The Symbolic Reason Chestnuts Are Eaten On Christmas

When you think about traditional Christmas treats, shortbread cookies and pumpkin pie might come to mind. But, not too long ago, folks were ringing in the holiday with a much less decadent food: roasted chestnuts. If you've never tried one, the mouthful is mealy and the taste is a little, well, lacking. It isn't a spectacularly flavorful treat; most of the flavor is imparted by the roasting process, which adds a cozy smokiness. But, if "Chestnuts roasting on an open fire" is the first line of an anthem called "The Christmas Song," there has to be a good reason why, right? In fact, December 14 is celebrated as National Roast Chestnuts Day.

Today, chestnuts might not be the first treat you think of around Christmastime, but the tradition is far from dead. Street vendors still sell warm chestnuts on Fifth Avenue before Thanksgiving even rolls around. But whether or not you try 'em out for yourself, as you knock back a glass of eggnog this season, give the humble chestnut (and its humble history) a second thought. Whether they know it or not, here's why folks eat chestnuts around Christmas.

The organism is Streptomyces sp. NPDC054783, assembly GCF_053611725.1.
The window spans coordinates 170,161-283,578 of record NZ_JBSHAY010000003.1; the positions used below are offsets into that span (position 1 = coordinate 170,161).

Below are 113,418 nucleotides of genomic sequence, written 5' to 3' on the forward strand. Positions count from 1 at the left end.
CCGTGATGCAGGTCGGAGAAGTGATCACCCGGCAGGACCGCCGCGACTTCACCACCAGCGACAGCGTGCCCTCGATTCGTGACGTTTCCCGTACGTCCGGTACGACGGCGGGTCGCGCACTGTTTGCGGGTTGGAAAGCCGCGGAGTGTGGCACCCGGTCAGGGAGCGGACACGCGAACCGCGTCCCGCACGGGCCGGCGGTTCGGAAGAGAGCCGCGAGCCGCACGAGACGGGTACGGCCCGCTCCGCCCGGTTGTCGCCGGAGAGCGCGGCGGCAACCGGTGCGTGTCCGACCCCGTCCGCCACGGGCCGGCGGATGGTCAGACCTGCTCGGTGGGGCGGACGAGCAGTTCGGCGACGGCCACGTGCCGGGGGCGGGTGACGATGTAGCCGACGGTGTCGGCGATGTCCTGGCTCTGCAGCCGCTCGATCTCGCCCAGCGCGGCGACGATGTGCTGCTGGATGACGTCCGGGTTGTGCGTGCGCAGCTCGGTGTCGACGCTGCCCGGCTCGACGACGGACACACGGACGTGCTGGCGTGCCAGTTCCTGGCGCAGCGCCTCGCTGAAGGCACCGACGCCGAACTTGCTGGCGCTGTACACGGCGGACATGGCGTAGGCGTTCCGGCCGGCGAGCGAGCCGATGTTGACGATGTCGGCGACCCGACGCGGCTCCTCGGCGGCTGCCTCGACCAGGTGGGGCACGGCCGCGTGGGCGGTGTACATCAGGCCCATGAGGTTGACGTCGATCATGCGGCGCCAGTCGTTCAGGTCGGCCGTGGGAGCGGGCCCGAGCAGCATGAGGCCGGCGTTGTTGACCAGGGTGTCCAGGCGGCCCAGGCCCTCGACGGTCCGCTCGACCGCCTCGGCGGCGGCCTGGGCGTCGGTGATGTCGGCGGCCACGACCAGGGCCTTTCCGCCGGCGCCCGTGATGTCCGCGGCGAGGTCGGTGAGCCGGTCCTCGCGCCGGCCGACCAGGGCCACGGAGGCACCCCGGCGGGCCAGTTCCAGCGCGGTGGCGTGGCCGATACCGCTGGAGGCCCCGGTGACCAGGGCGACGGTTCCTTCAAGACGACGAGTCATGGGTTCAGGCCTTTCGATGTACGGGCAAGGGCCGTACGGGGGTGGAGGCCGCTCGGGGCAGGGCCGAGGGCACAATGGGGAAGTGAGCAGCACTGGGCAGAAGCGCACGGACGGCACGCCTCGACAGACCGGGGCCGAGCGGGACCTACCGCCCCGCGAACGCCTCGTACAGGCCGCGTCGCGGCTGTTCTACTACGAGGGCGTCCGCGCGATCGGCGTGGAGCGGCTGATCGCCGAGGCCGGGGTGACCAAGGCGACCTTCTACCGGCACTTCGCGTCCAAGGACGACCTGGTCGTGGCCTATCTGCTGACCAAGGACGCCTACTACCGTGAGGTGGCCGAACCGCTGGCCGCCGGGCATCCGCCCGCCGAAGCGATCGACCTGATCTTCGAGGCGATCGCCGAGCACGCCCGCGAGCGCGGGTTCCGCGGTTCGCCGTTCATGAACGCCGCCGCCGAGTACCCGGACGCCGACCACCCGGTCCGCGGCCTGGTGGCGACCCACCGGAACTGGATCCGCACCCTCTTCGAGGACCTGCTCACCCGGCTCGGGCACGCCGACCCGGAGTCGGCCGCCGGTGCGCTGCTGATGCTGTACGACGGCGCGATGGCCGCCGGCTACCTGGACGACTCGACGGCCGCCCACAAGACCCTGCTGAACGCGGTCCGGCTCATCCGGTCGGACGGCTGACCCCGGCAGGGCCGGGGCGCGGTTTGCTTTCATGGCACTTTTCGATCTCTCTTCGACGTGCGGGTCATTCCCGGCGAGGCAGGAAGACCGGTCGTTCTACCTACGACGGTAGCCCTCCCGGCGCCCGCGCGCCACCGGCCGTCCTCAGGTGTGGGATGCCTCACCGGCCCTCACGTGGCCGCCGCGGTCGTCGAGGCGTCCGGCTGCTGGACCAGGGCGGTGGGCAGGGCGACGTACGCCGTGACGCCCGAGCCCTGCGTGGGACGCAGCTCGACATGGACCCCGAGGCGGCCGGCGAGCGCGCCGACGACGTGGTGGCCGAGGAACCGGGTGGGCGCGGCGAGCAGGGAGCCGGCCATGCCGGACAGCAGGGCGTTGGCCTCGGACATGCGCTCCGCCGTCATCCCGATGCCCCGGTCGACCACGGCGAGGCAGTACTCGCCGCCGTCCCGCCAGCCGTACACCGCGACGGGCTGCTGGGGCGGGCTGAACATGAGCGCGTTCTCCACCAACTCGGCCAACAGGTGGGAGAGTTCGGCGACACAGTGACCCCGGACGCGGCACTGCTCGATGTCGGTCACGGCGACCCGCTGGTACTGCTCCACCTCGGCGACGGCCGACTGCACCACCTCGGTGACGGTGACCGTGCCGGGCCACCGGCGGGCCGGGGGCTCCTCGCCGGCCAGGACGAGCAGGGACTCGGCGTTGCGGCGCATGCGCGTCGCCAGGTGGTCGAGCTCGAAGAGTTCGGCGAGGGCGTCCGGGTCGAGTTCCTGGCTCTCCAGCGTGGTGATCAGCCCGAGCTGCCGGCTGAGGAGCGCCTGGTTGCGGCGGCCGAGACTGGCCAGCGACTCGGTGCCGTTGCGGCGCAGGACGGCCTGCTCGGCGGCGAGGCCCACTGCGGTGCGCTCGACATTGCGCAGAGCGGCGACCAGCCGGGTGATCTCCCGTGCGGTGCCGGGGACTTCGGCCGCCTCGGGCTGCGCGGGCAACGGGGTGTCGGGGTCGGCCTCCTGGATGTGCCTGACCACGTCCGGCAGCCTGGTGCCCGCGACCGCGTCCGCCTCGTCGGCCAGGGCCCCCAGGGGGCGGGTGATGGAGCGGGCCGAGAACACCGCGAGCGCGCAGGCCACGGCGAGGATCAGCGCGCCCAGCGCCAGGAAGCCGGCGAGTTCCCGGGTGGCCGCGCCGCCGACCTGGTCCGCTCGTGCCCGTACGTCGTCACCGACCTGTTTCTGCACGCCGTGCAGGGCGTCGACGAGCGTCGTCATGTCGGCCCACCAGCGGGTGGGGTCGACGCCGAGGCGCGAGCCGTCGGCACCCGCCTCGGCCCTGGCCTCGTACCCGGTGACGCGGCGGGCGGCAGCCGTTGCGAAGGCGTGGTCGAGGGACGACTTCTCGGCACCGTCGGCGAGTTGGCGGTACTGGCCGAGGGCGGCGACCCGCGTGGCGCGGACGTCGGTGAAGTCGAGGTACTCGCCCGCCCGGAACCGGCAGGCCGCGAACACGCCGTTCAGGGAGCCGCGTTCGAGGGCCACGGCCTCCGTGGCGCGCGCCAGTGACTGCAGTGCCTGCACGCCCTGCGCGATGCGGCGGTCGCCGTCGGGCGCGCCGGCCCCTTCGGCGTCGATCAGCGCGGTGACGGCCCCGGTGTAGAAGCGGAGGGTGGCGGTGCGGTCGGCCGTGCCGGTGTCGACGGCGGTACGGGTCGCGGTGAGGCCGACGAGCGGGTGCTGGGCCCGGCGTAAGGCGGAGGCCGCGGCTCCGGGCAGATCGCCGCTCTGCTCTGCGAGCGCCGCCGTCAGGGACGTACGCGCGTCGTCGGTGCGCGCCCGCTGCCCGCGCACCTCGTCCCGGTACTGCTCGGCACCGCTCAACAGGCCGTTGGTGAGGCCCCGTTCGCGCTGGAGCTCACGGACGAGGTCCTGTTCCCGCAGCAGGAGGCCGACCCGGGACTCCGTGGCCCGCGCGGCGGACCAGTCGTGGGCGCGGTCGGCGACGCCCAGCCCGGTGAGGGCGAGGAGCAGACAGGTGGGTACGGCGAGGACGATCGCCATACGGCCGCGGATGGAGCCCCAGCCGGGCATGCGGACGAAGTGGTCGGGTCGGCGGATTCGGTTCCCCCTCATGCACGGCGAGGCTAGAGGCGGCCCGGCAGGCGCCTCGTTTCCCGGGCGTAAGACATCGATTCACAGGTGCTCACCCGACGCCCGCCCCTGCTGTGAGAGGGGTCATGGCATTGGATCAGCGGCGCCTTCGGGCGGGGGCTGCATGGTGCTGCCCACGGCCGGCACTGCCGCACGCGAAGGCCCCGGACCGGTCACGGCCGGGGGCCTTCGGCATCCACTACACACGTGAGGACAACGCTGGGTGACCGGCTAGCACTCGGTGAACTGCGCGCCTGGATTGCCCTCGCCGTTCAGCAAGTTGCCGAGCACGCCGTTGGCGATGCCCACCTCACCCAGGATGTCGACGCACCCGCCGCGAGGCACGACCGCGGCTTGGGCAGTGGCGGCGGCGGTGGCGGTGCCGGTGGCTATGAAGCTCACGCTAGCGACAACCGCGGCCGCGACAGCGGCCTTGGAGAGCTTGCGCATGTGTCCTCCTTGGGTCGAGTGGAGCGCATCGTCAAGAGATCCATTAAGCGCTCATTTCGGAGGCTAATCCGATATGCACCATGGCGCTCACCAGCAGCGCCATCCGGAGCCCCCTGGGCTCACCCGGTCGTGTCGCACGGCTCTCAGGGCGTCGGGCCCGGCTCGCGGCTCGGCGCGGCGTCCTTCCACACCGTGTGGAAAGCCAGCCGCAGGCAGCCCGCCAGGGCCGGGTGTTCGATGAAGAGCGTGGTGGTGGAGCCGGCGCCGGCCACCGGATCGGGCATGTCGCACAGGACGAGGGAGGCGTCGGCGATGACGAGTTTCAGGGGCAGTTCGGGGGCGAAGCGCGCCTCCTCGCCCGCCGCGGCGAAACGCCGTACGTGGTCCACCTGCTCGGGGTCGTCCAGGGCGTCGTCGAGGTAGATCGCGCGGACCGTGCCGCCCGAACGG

The season of giving

Chestnuts are historically a subsistence food, says The Spruce Eats, having a comparable nutritional value to corn and rice. According to the National Post, chestnut trees once made up 40% of North America's forests, and produced an estimated 20 million pounds of chestnuts every year. So the mealy nut was once omnipresent, extremely storable, and affordable.

Much like rice and canned foods today, the poor were given chestnuts on Martinstag aka the Feast of Saint Martin, which falls on  December 11. Saint Martin was a transient Catholic saint, per news outlet DW that was born during the 14th century in present-day Hungary. He later lived in Italy, where he was drafted into the nation's army. 

The story goes that, while stationed in Rome, Saint Martin cut his jacket in half to share with a fellow soldier in the wintertime. This act became known as "the Dividing of the Cloak," and it's celebrated on Martinstag with songs and bonfires as an act of goodwill. Handing out chestnuts also became a Martinstag activity, symbolizing the saint's yuletide goodwill, which led to its emergence as an unlikely, but meaningful Christmas tradition.

Roasting chestnuts are a popular part of the holiday season for Italian families, says La Cucina Italiana. And, in a stunning reversal, according to National Today, most of the chestnuts enjoyed by U.S. consumers today are imported from Italy.